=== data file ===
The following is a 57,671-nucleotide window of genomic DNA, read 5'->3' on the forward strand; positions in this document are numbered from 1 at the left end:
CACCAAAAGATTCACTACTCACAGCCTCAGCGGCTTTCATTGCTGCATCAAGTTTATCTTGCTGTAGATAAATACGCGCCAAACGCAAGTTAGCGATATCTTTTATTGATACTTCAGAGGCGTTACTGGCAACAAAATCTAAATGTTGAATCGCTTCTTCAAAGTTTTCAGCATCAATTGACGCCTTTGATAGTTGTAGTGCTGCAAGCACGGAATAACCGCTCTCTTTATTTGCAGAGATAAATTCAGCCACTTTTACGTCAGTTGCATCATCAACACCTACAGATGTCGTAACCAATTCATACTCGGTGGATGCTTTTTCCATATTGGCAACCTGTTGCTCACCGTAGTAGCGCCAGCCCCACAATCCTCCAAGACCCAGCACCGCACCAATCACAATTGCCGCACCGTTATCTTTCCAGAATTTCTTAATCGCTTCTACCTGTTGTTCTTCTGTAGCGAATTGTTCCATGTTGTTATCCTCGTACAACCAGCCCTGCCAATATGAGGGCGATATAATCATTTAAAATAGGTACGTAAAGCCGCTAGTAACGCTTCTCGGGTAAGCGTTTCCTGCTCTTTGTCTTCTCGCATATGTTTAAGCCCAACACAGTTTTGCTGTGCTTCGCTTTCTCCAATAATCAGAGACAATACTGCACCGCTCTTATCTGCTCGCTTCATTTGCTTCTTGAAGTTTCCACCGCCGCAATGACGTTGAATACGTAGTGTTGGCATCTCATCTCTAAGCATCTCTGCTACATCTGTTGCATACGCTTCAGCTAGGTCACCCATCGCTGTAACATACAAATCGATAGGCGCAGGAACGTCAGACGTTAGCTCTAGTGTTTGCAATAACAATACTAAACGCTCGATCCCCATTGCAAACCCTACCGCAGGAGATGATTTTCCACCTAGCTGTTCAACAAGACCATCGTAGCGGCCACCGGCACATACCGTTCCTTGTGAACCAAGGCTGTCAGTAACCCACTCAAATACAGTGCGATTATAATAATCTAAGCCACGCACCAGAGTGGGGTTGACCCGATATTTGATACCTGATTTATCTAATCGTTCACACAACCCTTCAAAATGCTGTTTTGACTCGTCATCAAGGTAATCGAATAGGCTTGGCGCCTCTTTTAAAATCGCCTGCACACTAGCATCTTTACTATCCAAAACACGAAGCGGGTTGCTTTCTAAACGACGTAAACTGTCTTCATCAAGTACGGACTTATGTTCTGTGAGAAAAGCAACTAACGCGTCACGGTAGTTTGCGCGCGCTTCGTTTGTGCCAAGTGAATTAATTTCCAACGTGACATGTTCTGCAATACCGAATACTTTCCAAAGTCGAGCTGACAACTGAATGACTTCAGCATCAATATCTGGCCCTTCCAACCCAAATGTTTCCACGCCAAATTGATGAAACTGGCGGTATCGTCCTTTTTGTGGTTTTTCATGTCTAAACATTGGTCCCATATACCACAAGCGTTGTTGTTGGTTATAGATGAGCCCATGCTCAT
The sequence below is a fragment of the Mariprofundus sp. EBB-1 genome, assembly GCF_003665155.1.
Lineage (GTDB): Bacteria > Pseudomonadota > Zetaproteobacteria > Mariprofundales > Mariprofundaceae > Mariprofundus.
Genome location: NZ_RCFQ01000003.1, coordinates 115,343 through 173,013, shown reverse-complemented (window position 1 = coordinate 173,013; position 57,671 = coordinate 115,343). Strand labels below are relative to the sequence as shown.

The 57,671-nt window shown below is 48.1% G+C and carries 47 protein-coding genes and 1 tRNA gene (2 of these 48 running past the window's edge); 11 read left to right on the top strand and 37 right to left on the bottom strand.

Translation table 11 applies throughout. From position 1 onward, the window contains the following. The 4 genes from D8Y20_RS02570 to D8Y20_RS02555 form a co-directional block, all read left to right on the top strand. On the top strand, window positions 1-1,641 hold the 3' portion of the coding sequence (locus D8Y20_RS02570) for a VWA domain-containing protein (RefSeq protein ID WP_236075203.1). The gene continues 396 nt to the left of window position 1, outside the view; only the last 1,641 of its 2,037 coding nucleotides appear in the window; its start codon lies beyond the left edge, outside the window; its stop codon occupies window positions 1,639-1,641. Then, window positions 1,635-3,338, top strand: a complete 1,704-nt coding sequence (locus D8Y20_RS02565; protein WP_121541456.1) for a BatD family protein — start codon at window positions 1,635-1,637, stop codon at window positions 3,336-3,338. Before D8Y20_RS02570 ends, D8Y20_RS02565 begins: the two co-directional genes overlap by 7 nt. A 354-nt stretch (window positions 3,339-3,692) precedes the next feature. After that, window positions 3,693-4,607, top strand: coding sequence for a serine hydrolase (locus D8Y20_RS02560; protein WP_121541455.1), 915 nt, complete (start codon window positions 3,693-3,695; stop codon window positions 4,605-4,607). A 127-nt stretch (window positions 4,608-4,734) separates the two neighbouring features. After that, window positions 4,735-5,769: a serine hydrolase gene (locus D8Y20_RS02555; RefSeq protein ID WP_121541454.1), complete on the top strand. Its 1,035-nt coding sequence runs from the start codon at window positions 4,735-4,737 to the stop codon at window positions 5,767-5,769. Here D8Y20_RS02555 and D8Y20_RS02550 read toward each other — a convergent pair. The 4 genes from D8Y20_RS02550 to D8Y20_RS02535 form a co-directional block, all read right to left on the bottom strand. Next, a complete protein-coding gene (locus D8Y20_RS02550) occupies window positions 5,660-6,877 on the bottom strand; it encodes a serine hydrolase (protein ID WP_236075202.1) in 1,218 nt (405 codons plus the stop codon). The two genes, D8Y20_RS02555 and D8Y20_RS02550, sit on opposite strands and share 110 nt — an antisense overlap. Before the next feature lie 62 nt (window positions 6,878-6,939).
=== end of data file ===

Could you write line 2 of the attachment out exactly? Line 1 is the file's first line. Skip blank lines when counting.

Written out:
CACCAAAAGATTCACTACTCACAGCCTCAGCGGCTTTCATTGCTGCATCAAGTTTATCTTGCTGTAGATAAATACGCGCCAAACGCAAGTTAGCGATATCTTTTATTGATACTTCAGAGGCGTTACTGGCAACAAAATCTAAATGTTGAATCGCTTCTTCAAAGTTTTCAGCATCAATTGACGCCTTTGATAGTTGTAGTGCTGCAAGCACGGAATAACCGCTCTCTTTATTTGCAGAGATAAATTCAGCCACTTTTACGTCAGTTGCATCATCAACACCTACAGATGTCGTAACCAATTCATACTCGGTGGATGCTTTTTCCATATTGGCAACCTGTTGCTCACCGTAGTAGCGCCAGCCCCACAATCCTCCAAGACCCAGCACCGCACCAATCACAATTGCCGCACCGTTATCTTTCCAGAATTTCTTAATCGCTTCTACCTGTTGTTCTTCTGTAGCGAATTGTTCCATGTTGTTATCCTCGTACAACCAGCCCTGCCAATATGAGGGCGATATAATCATTTAAAATAGGTACGTAAAGCCGCTAGTAACGCTTCTCGGGTAAGCGTTTCCTGCTCTTTGTCTTCTCGCATATGTTTAAGCCCAACACAGTTTTGCTGTGCTTCGCTTTCTCCAATAATCAGAGACAATACTGCACCGCTCTTATCTGCTCGCTTCATTTGCTTCTTGAAGTTTCCACCGCCGCAATGACGTTGAATACGTAGTGTTGGCATCTCATCTCTAAGCATCTCTGCTACATCTGTTGCATACGCTTCAGCTAGGTCACCCATCGCTGTAACATACAAATCGATAGGCGCAGGAACGTCAGACGTTAGCTCTAGTGTTTGCAATAACAATACTAAACGCTCGATCCCCATTGCAAACCCTACCGCAGGAGATGATTTTCCACCTAGCTGTTCAACAAGACCATCGTAGCGGCCACCGGCACATACCGTTCCTTGTGAACCAAGGCTGTCAGTAACCCACTCAAATACAGTGCGATTATAATAATCTAAGCCACGCACCAGAGTGGGGTTGACCCGATATTTGATACCTGATTTATCTAATCGTTCACACAACCCTTCAAAATGCTGTTTTGACTCGTCATCAAGGTAATCGAATAGGCTTGGCGCCTCTTTTAAAATCGCCTGCACACTAGCATCTTTACTATCCAAAACACGAAGCGGGTTGCTTTCTAAACGACGTAAACTGTCTTCATCAAGTACGGACTTATGTTCTGTGAGAAAAGCAACTAACGCGTCACGGTAGTTTGCGCGCGCTTCGTTTGTGCCAAGTGAATTAATTTCCAACGTGACATGTTCTGCAATACCGAATACTTTCCAAAGTCGAGCTGACAACTGAATGACTTCAGCATCAATATCTGGCCCTTCCAACCCAAATGTTTCCACGCCAAATTGATGAAACTGGCGGTATCGTCCTTTTTGTGGTTTTTCATGTCTAAACATTGGTCCCATATACCACAAGCGTTGTTGTTGGTTATAGATGAGCCCATGCTCAT